That’s why during biology class, when I look over at Brandy and she’s doing her assignment with lab goggles on, I decide to go up and ask for a pass. I just want to get out of the classroom, move around outside; I walk down the hallway and swing my arms to the side so they cut through the air, and I remember that Chase has geometry class, so I walk to the math building and stand outside the open door in the hallway. The teacher can’t see me; I can hear him lecturing from the chalkboard, and Chase looks up and I wave for him to come outside. I hate to say this, but I know he isn’t too happy to see me. I can tell by the look in his eyes. I’ve seen it in my Dad’s eyes, when I went to visit him last summer after I finally found out from my mom where he was. I knew there was someone out there for me, because I hated the boring world I lived in with my mom and my grandma, and I thought my dad was really who I was supposed to be with. But he didn’t want me there. He had another woman living with him, and I think he thought it would be too crowded. The world is only for couples, you know, just like Grandma and Mom believe. There’s nothing to do but wait. Dad lived in a small, smoky condo, and I left and discarded my dreams in his house, I think. They aren’t worth mentioning. Really, I don’t even remember what I wanted to be.
I am starting to get really nervous because Chase is standing here and he looks so gorgeous and it just kills me. He is in his baseball uniform for an after-school game and even has his catcher’s mitt, which I think is funny. He walks with me down the hallway, and I playfully punch his mitt, which he kind of pulls away. I can tell it is real important to him.
“I miss you,” I drawl in this voice I’ve heard from Julia Roberts.
“I have to get back to class.”
It’s a beautiful, clear day--hot and dry and perfect for being in love. I was so in love with him, I was almost drowning in it.
I take his hands and gaze into his eyes and continue to pretend I’m southern. “I can’t live without you, darlin’.”
“I gotta go.” He pulls away.
His voice felt so terse, and suddenly I was mad; it was amazing like as much as I loved him I was just as pissed at him and I felt like his fist was clutching my heart so bad I couldn’t speak; and I knew that if he walked away there was no way he was ever going to talk to me again, and I just couldn’t survive like that, not like the way it was before he was there, and so I just blurted out, “Chase, I’m pregnant.”
I think I kind of smiled when I said it, but he wasn’t looking at me. He stepped back and put the catcher’s mitt over his face.
“What?” he said through the mitt.
“Are you crazy?”
“It’s yours. You’re the only one I was with.”
“I didn’t ejaculate.”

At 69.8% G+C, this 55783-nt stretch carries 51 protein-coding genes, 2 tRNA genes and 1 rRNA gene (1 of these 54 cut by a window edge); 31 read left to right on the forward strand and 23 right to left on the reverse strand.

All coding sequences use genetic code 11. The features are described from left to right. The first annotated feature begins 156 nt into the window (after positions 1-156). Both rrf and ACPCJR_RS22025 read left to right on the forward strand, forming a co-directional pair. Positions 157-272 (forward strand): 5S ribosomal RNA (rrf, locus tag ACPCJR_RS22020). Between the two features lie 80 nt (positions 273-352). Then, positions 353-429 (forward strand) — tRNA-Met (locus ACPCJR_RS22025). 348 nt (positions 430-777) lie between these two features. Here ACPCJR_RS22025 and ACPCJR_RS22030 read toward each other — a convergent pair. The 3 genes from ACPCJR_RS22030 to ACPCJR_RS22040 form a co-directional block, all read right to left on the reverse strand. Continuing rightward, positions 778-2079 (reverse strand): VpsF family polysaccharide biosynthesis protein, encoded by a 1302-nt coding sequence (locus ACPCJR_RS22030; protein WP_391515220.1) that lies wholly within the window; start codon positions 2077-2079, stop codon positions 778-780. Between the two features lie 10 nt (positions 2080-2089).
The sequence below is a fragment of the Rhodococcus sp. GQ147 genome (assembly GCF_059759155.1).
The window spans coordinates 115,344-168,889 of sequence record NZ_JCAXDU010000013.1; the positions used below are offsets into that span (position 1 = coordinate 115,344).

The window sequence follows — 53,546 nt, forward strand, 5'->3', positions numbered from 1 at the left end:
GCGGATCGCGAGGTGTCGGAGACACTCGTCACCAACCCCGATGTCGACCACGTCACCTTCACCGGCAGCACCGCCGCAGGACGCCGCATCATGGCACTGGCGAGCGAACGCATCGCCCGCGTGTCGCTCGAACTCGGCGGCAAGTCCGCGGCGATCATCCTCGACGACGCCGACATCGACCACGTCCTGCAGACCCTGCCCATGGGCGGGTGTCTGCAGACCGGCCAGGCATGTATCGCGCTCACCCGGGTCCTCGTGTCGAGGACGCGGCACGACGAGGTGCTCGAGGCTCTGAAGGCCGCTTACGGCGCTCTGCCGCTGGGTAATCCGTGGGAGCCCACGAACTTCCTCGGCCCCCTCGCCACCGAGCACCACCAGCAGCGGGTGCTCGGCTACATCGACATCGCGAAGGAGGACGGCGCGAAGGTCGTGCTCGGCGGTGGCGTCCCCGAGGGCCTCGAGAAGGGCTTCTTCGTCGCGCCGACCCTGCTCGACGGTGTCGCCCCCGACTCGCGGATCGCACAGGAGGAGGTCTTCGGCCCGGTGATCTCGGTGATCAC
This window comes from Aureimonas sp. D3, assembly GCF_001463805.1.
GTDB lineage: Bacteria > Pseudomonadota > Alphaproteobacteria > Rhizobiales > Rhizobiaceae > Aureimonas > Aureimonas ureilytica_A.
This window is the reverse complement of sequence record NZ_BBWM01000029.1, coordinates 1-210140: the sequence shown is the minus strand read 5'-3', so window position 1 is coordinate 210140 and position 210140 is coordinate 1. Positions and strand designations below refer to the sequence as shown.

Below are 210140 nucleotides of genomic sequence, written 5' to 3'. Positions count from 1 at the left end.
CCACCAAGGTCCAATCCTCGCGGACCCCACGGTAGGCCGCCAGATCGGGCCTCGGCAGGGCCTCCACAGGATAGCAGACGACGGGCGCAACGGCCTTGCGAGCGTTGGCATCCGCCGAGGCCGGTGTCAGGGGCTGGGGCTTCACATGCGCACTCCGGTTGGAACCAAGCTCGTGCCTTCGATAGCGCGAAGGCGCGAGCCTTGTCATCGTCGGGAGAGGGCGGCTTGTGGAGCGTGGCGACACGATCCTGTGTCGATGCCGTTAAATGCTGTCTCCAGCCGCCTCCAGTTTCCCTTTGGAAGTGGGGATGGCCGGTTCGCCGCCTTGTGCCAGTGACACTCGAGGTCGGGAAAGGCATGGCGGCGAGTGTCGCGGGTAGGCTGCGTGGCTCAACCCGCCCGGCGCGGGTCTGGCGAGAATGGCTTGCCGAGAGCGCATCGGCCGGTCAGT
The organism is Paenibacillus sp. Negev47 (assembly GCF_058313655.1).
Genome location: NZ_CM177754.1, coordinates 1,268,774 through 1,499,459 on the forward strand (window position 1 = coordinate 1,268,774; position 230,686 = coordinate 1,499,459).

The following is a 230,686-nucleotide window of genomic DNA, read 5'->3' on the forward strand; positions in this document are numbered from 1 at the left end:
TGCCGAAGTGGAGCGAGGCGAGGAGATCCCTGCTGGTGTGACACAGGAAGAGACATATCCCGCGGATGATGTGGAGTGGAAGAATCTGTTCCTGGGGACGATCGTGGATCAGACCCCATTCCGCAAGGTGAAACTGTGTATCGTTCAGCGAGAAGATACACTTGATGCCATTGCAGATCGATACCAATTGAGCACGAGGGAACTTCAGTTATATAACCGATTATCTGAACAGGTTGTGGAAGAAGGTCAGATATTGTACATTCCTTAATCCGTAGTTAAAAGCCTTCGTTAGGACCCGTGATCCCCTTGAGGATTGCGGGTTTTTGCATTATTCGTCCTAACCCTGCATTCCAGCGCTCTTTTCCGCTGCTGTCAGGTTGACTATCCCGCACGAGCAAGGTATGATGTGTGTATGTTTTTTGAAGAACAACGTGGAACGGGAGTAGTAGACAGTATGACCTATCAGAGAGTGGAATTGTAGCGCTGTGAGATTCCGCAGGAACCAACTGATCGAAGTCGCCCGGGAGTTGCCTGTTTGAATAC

“What?” I asked.
“I didn’t ejaculate. We didn’t have intercourse. I didn’t get you pregnant.”
“Yes, you did. It doesn’t matter if you did or didn’t or even if we had sex or not, because even if you get close or not and just a little comes out, you can get pregnant. Ask the bio teacher…I learned it in Mr. Ramos’s class.”
“That’s what happened.”
He lowered the mitt a couple inches and walked away from his class, down the hallway, still not toward me. I followed. He covered his face again when I walked beside him.
“What do you want me to do?”
“I don’t know.” My head was spinning. I loved him, and I knew I was hurting him. I hated lying. I thought of Brandy, and all the lies she tells me (her sister’s cheek coming off? Please). Her lies don’t hurt me; she just wants someone to listen to her. Lying felt horrible for me, maybe worse than him just walking away. I couldn’t stop now. At least now he was talking to me.
“I gotta go,” he mumbled and started walking off campus. I stopped at the edge of the school’s property and watched him get into his truck. I wanted to leave, too. It wasn’t like I could go back to class. I felt like crying and strangely powerful at the same time. As much as I loved him, I was feeling that I’d gotten some kind of retribution for feeling so lost after he abandoned me. He was listening to me now, and maybe he would even stay with me.
But now I had a huge problem, because even if he decided to stay with me, I wasn’t pregnant. And there was no way I could fake that—I was a mediocre actress at best. After Chase disappeared around the street, I started walking toward home. I only live a couple blocks from Chase, and I fantasized about going to his house at night and seeing what he does. I wondered what his life was like when he wasn’t around me. I felt comforted for a while, even planned to possibly go by there that evening, and then I felt horrible again, because I’d ruined everything by saying I’m pregnant. We had never actually done it. How could he have believed me? I was pissed at God and Jesus and wondering why he didn’t just love me and then I wouldn’t have had to do that. I passed by my old church and dropped my school pass on the lawn. I don’t know why I left it there; I just was sick of carrying it and wanted to be a litterbug, I guess.